Bill Pickering said: "It was only the beeping reality of Sputnik that suddenly made the threat of intercontinental atomic warfare with ballistic rockets more than a science fiction story."
The US Navy was given a large budget to challenge the Russians lead in the Space Race. The US must have working rockets! A test launch, on December 7th, 1957, was eagerly awaited. Under the full glare of the international media, Vanguard blew up on the launchpad.
Meanwhile the Jet Propulsion Laboratory (JPL) had been working since Sputnik on their own satellite delivery system, albeit with a smaller budget. Working with Pickering was a cosmic ray expert, Dr James Van Allen, and Dr Wernher von Braun. It was Von Brauhn's work as a rocket scientist that enabled the Nazi's to launch the deadly V2 rocket that devastated London during World War II.
Their rocket, Explorer 1, was launched from Cape Canaveral, Florida on January 31, 1958, less than four months after Sputnik and just seven weeks after the Vanguard disaster. It was Explorer 1 that made the discovery that a radiation belt circled the Earth. This would become known as the Van Allen Belt. Explorer 1 stayed in orbit for the next 10 years.
The launch of NASA...
Once Pickering and his team conquered the earth's orbit, no part of the planet was blind to American eyes, nothing stood between America and the far reaches of space. In 1958 Congress passed the Space Act that established the National Aeronautics and Space Administration (NASA). JPL was transferred to NASA and charged with robotic exploration of the moon and planets.
NASA was given three broad categories for their space missions:
1. Near Earth Satellites. To make measurements of: the Earth from space; to explore the near Earth space environment; and explore the cosmos from observing points above the Earth's atmosphere
2. Deep space missions to explore the solar system
3. The development of manned space travel.
Bill Pickering said in 1993: "JPL argued for, and received, a charter to develop the deep space missions. As a personal aside, I was delighted to hold a contract that said in essence 'go out and explore the depths of the solar system'."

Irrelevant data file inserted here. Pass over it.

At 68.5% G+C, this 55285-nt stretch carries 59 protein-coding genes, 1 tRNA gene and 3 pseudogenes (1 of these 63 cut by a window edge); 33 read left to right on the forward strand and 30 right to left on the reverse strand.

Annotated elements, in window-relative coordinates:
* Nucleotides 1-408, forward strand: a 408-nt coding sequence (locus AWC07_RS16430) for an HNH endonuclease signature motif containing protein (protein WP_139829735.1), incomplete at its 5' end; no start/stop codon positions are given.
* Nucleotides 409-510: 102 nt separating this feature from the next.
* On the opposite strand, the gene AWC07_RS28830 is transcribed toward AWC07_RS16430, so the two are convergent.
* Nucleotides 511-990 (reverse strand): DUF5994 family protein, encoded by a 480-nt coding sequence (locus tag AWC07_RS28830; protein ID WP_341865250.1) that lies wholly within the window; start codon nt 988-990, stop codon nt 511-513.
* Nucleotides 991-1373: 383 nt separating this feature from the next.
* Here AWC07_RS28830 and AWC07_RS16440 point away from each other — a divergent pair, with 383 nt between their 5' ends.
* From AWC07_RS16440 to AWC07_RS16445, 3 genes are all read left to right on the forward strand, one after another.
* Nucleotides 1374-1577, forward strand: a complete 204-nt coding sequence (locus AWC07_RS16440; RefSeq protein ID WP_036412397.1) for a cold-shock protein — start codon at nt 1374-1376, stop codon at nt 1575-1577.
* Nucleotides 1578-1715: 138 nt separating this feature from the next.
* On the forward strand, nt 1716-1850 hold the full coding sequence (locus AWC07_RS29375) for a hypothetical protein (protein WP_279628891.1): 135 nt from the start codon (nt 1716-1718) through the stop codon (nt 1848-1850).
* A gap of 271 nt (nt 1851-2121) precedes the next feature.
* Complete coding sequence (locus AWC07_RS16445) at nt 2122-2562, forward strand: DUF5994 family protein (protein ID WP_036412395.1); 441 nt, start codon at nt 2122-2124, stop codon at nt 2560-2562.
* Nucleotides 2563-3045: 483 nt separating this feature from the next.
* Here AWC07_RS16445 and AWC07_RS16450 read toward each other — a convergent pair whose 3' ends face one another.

During his 22 years as JPL Director:
Pickering retired from JPL in 1976.
Dr Bill Pickering with Ranger, the probe that took TV pictures of the Moon as it crashed into the surface!
The Legacy continues...
Retirement did not mean that Bill's influence was forgotton. Almost thirty years after he retired Bill was awarded the inaugural Francois-Xavier Bagnoud Aerospace Prize in 1993 for his contribution to space science. Congratulated by His Majesty, the Emporer of Japan, Dr Pickering was named a Japan Laureate in 1994, "For inspirational leadership in unmanned lunar and planetary exploration, and for pioneering achievements in the development of spacecraft and deep space communications". Of this prestigious award, the President of Caltech, Dr Thomas Everhart said: "More than any other individual, Bill Pickering was responsible for America's success in exploring the planets - an endeavour that demanded vision, courage, dedication, expertise and the ability to inspire two generations of scientists and engineers at the Jet Propulsion Laboratory." Added Dr Edward Stone, the Director of the Jet Propulsion Laboratory, "The Japan Prize is a well deserved recognition od Dr Pickering's many contributions to space science and his leadership and vision in shaping JPL as the foremeost explorer of the solar system".
Prior to his death in March of this year, Dr William Pickering KBE was still very active. We appreciated his support as Patron of the Nexus Research Group. He received an Honorary Knighthood and in the Queen’s Birthday Honours 2003 the Wellington-born scientist was made an Honorary Member of the Order of New Zealand. In that same year the Pickering/Rutherford Memorial was unveiled in Havelock; two great scientists to inspire our students!
As a former member of the Nexus Research Group Dr Pickering continues to inspire us today.
What can you do?
Follow the young Bill Pickerings footsteps...